Prison Reading

Prison Reading

In 1994, 18-year-old Damien Echols and two others were convicted of murdering three West Memphis, Arkansas boys. Echols would spend the next 18 years on death row. Many activists rallied around the “West Memphis Three”—including director Peter Jackson, actor Johnny Depp, and musician Eddie Vedder—and in 2011, after new DNA evidence surfaced, they were freed. In his new memoir, Life After Death, Echols tells of how reading helped him endure nearly two decades in prison. “I devour[ed] books by the boxful,” he writes. Here, in an exclusive interview with Zola, he shares which titles he relied on most for guidance, solace, and plain distraction.


A Course in Miracles
Dr. Helen Shucman

“The last few years in prison my eyesight was failing, so I had to be selective of what I read. I gave up fiction and read only books on meditation and spirituality. This is a yearlong course to change the way you think. Basically Buddhism with Christian terminology.”


The Gunslinger
Stephen King

“I read my first Stephen King book when I was 10. Most horror authors aren’t really good writers. Stephen King can do it all. In prison, I read every Stephen King book once, a few more than once. The Gunslinger is one I read over and over, until the characters felt like my friends.”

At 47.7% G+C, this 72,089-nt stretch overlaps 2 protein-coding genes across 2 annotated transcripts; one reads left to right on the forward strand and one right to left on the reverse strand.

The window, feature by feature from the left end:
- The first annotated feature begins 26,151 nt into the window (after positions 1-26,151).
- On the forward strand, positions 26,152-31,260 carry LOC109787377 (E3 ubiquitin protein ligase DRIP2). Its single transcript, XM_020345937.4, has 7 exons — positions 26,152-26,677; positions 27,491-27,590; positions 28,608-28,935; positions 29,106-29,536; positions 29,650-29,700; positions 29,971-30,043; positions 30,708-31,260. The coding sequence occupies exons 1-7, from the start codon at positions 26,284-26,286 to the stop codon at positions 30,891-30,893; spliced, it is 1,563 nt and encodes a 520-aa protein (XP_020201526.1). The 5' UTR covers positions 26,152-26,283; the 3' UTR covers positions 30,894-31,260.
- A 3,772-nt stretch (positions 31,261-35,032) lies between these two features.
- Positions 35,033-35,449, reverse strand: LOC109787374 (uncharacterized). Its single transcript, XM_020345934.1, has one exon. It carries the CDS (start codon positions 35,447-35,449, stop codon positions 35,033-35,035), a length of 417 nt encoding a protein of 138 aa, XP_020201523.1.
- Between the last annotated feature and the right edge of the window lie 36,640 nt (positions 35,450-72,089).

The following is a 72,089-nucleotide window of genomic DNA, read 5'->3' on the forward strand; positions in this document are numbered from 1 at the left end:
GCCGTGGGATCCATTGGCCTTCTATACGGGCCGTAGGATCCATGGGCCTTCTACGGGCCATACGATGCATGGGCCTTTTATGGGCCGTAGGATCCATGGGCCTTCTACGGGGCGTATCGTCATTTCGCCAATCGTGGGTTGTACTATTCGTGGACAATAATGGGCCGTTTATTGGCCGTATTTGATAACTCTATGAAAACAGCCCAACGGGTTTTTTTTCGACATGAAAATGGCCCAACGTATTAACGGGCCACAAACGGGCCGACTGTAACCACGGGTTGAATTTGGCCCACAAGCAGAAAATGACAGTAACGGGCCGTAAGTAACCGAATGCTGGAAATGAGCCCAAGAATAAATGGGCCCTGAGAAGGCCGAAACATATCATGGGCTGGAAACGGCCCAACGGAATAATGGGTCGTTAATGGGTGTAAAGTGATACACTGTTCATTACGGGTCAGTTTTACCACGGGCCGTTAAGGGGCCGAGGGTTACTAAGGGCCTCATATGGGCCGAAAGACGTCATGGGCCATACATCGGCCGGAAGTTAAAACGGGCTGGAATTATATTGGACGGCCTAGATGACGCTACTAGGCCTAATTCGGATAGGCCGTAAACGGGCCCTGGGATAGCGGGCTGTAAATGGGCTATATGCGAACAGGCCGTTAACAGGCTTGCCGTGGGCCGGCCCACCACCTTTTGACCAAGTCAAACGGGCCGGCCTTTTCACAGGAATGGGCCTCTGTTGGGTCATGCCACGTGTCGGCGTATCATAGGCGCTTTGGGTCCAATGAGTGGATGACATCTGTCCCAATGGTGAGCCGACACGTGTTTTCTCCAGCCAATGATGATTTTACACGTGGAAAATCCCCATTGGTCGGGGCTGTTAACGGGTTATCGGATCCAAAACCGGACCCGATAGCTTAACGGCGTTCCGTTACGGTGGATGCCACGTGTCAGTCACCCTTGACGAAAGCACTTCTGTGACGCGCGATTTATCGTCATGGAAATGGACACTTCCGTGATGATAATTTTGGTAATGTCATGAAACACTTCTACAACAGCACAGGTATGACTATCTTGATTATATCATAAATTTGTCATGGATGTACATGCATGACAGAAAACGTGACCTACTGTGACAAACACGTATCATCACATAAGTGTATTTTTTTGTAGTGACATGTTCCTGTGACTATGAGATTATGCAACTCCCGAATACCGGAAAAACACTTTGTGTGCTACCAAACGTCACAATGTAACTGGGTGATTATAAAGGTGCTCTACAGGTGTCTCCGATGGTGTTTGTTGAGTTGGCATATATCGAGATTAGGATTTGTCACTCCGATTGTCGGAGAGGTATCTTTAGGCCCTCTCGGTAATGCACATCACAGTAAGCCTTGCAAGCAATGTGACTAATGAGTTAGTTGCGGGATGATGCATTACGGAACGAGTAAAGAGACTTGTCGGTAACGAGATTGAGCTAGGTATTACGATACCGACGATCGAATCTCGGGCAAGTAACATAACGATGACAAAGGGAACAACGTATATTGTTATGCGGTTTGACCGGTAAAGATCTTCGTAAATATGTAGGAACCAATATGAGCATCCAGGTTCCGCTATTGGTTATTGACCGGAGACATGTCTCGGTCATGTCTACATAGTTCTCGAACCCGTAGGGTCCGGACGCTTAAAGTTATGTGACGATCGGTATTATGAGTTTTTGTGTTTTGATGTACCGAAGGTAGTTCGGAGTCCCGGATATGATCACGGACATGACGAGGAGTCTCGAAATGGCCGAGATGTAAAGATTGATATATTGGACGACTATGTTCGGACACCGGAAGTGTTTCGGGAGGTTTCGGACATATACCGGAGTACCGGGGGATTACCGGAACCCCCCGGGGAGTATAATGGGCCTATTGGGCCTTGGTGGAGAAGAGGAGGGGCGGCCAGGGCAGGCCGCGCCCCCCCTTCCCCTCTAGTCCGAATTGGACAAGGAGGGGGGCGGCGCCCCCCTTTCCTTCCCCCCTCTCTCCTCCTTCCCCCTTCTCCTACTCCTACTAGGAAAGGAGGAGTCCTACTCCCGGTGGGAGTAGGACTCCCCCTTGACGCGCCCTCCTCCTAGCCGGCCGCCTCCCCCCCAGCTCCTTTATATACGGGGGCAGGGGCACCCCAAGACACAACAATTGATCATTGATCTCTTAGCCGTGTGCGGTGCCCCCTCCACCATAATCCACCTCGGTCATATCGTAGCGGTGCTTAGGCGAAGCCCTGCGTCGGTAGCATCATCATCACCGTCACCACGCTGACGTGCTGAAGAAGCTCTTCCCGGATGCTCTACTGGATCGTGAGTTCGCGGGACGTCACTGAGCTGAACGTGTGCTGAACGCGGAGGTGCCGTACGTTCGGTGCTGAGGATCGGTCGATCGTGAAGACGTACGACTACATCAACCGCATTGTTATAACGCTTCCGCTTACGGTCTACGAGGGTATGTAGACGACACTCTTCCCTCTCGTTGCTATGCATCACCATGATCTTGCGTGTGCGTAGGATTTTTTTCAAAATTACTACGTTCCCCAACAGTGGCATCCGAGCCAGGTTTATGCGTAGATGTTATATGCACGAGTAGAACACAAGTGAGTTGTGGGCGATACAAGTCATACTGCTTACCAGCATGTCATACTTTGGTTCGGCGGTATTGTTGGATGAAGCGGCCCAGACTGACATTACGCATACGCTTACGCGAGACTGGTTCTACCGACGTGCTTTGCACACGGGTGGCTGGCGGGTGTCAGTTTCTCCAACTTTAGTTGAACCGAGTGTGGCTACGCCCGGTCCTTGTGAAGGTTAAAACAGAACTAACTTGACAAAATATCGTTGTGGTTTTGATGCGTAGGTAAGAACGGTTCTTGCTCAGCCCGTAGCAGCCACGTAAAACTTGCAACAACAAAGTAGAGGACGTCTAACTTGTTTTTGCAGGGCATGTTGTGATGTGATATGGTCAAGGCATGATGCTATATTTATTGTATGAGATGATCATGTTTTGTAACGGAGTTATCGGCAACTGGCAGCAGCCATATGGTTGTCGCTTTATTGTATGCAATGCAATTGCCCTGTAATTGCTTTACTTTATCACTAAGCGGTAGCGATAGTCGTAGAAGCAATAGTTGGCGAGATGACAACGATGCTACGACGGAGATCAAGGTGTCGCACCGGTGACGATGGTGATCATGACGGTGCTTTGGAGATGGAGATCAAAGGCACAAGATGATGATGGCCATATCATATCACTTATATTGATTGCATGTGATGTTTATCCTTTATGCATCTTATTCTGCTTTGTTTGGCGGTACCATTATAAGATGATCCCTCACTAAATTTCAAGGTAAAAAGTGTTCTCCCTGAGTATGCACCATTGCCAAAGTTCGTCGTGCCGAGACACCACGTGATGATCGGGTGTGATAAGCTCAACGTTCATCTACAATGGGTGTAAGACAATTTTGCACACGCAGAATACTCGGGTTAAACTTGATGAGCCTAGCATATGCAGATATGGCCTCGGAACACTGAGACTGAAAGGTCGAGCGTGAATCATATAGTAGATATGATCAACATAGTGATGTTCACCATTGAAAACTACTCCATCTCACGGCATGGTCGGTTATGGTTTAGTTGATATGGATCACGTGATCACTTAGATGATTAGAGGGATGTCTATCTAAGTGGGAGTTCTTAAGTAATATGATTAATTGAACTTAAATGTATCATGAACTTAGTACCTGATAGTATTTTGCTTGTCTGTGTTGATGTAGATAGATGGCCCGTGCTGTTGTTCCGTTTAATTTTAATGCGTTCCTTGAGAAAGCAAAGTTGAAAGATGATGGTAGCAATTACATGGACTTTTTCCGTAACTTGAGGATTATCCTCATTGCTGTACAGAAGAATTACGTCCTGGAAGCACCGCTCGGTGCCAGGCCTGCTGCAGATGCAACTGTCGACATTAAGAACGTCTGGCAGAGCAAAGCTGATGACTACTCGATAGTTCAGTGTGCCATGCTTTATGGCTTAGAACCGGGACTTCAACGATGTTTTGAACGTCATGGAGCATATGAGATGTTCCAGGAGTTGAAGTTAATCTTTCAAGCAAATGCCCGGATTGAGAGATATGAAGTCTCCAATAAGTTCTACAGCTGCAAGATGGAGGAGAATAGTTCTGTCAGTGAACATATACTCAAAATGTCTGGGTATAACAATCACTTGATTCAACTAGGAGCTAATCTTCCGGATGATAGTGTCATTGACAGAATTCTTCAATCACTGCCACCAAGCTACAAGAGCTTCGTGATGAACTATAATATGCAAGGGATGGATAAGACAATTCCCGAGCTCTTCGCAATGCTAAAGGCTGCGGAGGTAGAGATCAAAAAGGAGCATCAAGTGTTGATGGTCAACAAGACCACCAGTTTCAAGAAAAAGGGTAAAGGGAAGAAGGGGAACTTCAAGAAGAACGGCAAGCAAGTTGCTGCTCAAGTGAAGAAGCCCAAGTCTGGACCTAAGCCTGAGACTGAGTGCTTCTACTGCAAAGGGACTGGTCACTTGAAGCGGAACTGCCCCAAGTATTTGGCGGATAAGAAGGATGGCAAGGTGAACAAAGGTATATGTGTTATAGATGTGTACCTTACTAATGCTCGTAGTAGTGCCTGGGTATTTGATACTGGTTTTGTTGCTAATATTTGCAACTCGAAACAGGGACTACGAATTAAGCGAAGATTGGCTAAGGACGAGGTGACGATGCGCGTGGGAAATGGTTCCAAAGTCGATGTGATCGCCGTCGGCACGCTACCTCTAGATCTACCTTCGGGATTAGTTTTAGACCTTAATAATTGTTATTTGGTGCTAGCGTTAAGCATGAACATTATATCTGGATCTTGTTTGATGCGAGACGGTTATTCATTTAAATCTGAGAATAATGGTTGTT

Seventy-Eight Degrees of Wisdom
Rachel Pollack

“This is considered the Bible of tarot. It’s sort of like Joseph Campbell. It takes you on a journey through the cards—how each one relates to different stages of growth in the human psyche. When I first read it, I thought, ‘Oh my god, this is the greatest thing I’ve ever read.’”


And the Ass Saw the Angel
Nick Cave

“I read all the people that are supposed to be the great Southern writers—Carson McCullers, Flannery O’Connor, William Faulkner. But I couldn’t find anything in them about the South that I knew. They were rich people to me. Then I read And the Ass Saw the Angel. This was my life, my world, the people I knew, the place that I came from. I couldn’t believe it when I found out the author was from Australia. I thought for sure he was from Arkansas or Mississippi.”


The Tibetan Book of the Dead

“This was the first book my future wife, Lorri, sent me when I was in prison, along with The Egyptian Book of the Dead. On death row, the health care isn’t so good. They’re not going to spend the money on someone they’re killing. So when I was sick, I turned to meditation. Usually you read these books to someone who’s sick or dying to give them comfort, but you can also read them to yourself.”


Dragons of Autumn Twilight
Margaret Weis

“When I was in jail awaiting trial, my grandfather or grandmother would bring me five paperback books from a local secondhand bookstore every week, and I’d usually have read them all by their next visit. The Dragonlance Chronicles were my first introduction to the fantasy genre; growing up, I had never read The Hobbit or played Dungeons & Dragons. I fell in love with the Dragonlance characters and storyline. They completely transported me to another place.”

This article originally appeared on Zola Books.







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